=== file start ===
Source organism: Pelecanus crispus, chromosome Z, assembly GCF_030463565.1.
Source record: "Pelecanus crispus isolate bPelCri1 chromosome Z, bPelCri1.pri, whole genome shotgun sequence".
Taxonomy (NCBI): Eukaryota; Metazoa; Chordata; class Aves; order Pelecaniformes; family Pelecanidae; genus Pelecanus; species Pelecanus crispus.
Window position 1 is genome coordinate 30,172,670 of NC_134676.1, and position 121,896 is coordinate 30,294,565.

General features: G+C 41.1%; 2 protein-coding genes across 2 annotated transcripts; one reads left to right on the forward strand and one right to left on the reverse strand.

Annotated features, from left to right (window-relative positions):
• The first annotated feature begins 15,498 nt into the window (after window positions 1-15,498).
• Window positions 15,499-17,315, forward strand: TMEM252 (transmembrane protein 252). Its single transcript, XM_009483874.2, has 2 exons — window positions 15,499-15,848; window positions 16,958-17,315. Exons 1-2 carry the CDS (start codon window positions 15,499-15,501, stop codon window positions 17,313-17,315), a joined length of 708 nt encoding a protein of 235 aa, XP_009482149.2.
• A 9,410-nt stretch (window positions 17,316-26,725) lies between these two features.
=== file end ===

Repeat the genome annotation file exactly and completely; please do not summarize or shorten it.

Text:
Source organism: Pelecanus crispus, chromosome Z, assembly GCF_030463565.1.
Source record: "Pelecanus crispus isolate bPelCri1 chromosome Z, bPelCri1.pri, whole genome shotgun sequence".
Taxonomy (NCBI): Eukaryota; Metazoa; Chordata; class Aves; order Pelecaniformes; family Pelecanidae; genus Pelecanus; species Pelecanus crispus.
Window position 1 is genome coordinate 30,172,670 of NC_134676.1, and position 121,896 is coordinate 30,294,565.

General features: G+C 41.1%; 2 protein-coding genes across 2 annotated transcripts; one reads left to right on the forward strand and one right to left on the reverse strand.

Annotated features, from left to right (window-relative positions):
• The first annotated feature begins 15,498 nt into the window (after window positions 1-15,498).
• Window positions 15,499-17,315, forward strand: TMEM252 (transmembrane protein 252). Its single transcript, XM_009483874.2, has 2 exons — window positions 15,499-15,848; window positions 16,958-17,315. Exons 1-2 carry the CDS (start codon window positions 15,499-15,501, stop codon window positions 17,313-17,315), a joined length of 708 nt encoding a protein of 235 aa, XP_009482149.2.
• A 9,410-nt stretch (window positions 17,316-26,725) lies between these two features.